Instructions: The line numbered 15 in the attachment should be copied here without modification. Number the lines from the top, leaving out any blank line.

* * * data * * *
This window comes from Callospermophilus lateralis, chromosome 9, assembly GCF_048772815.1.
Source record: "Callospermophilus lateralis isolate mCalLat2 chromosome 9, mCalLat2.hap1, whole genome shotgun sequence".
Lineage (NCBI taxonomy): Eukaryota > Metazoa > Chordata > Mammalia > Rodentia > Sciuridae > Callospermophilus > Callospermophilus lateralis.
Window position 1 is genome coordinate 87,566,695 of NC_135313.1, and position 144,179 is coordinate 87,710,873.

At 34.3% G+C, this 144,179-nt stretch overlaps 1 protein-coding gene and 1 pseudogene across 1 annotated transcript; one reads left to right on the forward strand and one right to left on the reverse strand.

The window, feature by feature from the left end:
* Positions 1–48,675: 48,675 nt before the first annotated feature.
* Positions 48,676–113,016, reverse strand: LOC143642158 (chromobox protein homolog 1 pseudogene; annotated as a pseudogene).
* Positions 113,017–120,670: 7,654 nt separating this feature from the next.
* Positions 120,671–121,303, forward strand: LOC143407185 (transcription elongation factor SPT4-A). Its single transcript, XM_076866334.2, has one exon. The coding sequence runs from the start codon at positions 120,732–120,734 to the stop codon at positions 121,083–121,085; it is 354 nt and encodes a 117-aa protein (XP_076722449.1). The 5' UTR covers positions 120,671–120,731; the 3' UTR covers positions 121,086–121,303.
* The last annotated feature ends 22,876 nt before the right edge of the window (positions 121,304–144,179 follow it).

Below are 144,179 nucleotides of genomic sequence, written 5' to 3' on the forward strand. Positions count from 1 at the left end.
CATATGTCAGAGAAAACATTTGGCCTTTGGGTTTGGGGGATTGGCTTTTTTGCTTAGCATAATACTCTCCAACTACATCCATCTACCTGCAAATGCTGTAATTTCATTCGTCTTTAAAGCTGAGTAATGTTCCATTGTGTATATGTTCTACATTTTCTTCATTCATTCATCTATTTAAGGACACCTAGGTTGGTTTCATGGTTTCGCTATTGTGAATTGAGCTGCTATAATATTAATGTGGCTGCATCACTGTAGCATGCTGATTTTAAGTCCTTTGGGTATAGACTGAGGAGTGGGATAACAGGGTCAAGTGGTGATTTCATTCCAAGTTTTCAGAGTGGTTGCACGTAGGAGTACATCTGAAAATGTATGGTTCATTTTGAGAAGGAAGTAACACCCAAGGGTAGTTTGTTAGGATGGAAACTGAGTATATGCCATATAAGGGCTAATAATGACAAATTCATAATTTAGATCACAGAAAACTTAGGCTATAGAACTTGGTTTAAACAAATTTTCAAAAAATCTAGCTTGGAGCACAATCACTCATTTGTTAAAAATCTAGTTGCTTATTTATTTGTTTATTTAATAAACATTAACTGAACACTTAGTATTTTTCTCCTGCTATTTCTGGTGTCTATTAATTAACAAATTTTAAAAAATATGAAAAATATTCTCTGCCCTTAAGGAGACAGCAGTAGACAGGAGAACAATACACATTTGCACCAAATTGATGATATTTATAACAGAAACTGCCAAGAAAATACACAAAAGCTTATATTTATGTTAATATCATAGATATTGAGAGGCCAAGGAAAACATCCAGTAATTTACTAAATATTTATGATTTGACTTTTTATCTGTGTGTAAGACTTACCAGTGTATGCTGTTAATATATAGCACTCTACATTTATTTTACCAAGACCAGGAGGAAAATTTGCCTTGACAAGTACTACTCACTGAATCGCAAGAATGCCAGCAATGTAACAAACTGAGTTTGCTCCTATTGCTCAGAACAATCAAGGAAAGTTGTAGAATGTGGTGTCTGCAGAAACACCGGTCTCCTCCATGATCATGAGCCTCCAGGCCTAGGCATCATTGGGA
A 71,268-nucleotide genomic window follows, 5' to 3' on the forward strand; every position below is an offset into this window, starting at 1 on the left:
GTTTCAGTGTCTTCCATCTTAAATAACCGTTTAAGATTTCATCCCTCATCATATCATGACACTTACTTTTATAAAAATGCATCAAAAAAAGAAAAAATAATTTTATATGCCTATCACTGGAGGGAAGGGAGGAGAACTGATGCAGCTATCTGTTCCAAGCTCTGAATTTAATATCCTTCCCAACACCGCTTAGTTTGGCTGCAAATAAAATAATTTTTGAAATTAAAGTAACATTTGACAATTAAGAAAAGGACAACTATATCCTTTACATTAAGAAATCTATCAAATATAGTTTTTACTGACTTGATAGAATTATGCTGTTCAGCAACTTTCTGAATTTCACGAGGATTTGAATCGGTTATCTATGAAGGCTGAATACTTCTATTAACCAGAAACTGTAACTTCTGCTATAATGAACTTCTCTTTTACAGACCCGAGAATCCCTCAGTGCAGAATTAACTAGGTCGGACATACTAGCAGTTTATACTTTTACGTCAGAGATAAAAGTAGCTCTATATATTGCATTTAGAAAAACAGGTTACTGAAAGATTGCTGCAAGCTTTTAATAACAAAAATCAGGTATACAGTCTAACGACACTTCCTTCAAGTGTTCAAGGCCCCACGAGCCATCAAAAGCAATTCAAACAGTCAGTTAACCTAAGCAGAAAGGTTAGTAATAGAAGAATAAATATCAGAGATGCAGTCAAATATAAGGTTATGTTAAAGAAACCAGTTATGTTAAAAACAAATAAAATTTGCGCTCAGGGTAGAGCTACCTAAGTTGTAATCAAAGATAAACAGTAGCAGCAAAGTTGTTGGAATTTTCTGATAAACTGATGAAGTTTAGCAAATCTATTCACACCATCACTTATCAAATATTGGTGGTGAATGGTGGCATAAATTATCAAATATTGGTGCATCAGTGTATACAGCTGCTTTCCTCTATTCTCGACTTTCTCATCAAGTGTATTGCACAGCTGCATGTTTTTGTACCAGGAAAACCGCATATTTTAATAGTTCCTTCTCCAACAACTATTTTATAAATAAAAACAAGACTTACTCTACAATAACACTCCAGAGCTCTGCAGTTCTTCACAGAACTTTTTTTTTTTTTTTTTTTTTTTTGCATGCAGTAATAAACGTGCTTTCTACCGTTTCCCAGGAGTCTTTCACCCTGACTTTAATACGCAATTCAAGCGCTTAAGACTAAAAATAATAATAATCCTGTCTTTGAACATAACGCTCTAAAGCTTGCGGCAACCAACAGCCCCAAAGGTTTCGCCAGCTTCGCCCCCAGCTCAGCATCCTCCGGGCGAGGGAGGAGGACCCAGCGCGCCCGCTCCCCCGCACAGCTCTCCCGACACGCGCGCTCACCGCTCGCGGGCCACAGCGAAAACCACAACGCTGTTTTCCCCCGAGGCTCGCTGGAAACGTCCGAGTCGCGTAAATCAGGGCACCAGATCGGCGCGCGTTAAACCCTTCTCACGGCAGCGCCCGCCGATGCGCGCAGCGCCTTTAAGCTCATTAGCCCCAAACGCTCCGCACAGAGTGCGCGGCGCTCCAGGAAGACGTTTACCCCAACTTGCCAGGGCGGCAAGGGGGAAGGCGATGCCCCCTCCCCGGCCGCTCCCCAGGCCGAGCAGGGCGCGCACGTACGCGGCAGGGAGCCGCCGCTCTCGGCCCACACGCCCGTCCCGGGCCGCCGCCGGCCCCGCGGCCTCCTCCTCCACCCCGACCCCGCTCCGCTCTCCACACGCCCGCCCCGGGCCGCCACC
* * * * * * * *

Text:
GTTTCAGTGTCTTCCATCTTAAATAACCGTTTAAGATTTCATCCCTCATCATATCATGACACTTACTTTTATAAAAATGCATCAAAAAAAGAAAAAATAATTTTATATGCCTATCACTGGAGGGAAGGGAGGAGAACTGATGCAGCTATCTGTTCCAAGCTCTGAATTTAATATCCTTCCCAACACCGCTTAGTTTGGCTGCAAATAAAATAATTTTTGAAATTAAAGTAACATTTGACAATTAAGAAAAGGACAACTATATCCTTTACATTAAGAAATCTATCAAATATAGTTTTTACTGACTTGATAGAATTATGCTGTTCAGCAACTTTCTGAATTTCACGAGGATTTGAATCGGTTATCTATGAAGGCTGAATACTTCTATTAACCAGAAACTGTAACTTCTGCTATAATGAACTTCTCTTTTACAGACCCGAGAATCCCTCAGTGCAGAATTAACTAGGTCGGACATACTAGCAGTTTATACTTTTACGTCAGAGATAAAAGTAGCTCTATATATTGCATTTAGAAAAACAGGTTACTGAAAGATTGCTGCAAGCTTTTAATAACAAAAATCAGGTATACAGTCTAACGACACTTCCTTCAAGTGTTCAAGGCCCCACGAGCCATCAAAAGCAATTCAAACAGTCAGTTAACCTAAGCAGAAAGGTTAGTAATAGAAGAATAAATATCAGAGATGCAGTCAAATATAAGGTTATGTTAAAGAAACCAGTTATGTTAAAAACAAATAAAATTTGCGCTCAGGGTAGAGCTACCTAAGTTGTAATCAAAGATAAACAGTAGCAGCAAAGTTGTTGGAATTTTCTGATAAACTGATGAAGTTTAGCAAATCTATTCACACCATCACTTATCAAATATTGGTGGTGAATGGTGGCATAAATTATCAAATATTGGTGCATCAGTGTATACAGCTGCTTTCCTCTATTCTCGACTTTCTCATCAAGTGTATTGCACAGCTGCATGTTTTTGTACCAGGAAAACCGCATATTTTAATAGTTCCTTCTCCAACAACTATTTTATAAATAAAAACAAGACTTACTCTACAATAACACTCCAGAGCTCTGCAGTTCTTCACAGAACTTTTTTTTTTTTTTTTTTTTTTTTGCATGCAGTAATAAACGTGCTTTCTACCGTTTCCCAGGAGTCTTTCACCCTGACTTTAATACGCAATTCAAGCGCTTAAGACTAAAAATAATAATAATCCTGTCTTTGAACATAACGCTCTAAAGCTTGCGGCAACCAACAGCCCCAAAGGTTTCGCCAGCTTCGCCCCCAGCTCAGCATCCTCCGGGCGAGGGAGGAGGACCCAGCGCGCCCGCTCCCCCGCACAGCTCTCCCGACACGCGCGCTCACCGCTCGCGGGCCACAGCGAAAACCACAACGCTGTTTTCCCCCGAGGCTCGCTGGAAACGTCCGAGTCGCGTAAATCAGGGCACCAGATCGGCGCGCGTTAAACCCTTCTCACGGCAGCGCCCGCCGATGCGCGCAGCGCCTTTAAGCTCATTAGCCCCAAACGCTCCGCACAGAGTGCGCGGCGCTCCAGGAAGACGTTTACCCCAACTTGCCAGGGCGGCAAGGGGGAAGGCGATGCCCCCTCCCCGGCCGCTCCCCAGGCCGAGCAGGGCGCGCACGTACGCGGCAGGGAGCCGCCGCTCTCGGCCCACACGCCCGTCCCGGGCCGCCGCCGGCCCCGCGGCCTCCTCCTCCACCCCGACCCCGCTCCGCTCTCCACACGCCCGCCCCGGGCCGCCACC